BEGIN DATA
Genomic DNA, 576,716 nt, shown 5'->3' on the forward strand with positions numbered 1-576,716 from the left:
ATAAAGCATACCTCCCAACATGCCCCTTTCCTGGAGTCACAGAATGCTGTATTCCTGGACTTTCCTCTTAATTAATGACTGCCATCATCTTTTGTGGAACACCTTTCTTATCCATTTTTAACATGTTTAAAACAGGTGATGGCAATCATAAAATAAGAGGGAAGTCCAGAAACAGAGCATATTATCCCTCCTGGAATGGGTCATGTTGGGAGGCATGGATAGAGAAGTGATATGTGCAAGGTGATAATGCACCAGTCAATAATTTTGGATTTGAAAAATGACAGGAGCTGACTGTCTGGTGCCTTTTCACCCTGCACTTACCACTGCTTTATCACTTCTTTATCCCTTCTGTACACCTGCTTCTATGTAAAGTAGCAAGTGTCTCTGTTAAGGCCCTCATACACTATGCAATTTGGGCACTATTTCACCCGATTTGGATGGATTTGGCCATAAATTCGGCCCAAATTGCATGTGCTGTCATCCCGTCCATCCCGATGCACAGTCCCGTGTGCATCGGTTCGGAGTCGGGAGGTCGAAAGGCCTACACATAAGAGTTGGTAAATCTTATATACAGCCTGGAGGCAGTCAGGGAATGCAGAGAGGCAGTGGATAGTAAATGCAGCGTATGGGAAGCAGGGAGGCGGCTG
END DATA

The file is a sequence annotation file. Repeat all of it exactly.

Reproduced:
Genomic DNA, 576,716 nt, shown 5'->3' on the forward strand with positions numbered 1-576,716 from the left:
ATAAAGCATACCTCCCAACATGCCCCTTTCCTGGAGTCACAGAATGCTGTATTCCTGGACTTTCCTCTTAATTAATGACTGCCATCATCTTTTGTGGAACACCTTTCTTATCCATTTTTAACATGTTTAAAACAGGTGATGGCAATCATAAAATAAGAGGGAAGTCCAGAAACAGAGCATATTATCCCTCCTGGAATGGGTCATGTTGGGAGGCATGGATAGAGAAGTGATATGTGCAAGGTGATAATGCACCAGTCAATAATTTTGGATTTGAAAAATGACAGGAGCTGACTGTCTGGTGCCTTTTCACCCTGCACTTACCACTGCTTTATCACTTCTTTATCCCTTCTGTACACCTGCTTCTATGTAAAGTAGCAAGTGTCTCTGTTAAGGCCCTCATACACTATGCAATTTGGGCACTATTTCACCCGATTTGGATGGATTTGGCCATAAATTCGGCCCAAATTGCATGTGCTGTCATCCCGTCCATCCCGATGCACAGTCCCGTGTGCATCGGTTCGGAGTCGGGAGGTCGAAAGGCCTACACATAAGAGTTGGTAAATCTTATATACAGCCTGGAGGCAGTCAGGGAATGCAGAGAGGCAGTGGATAGTAAATGCAGCGTATGGGAAGCAGGGAGGCGGCTG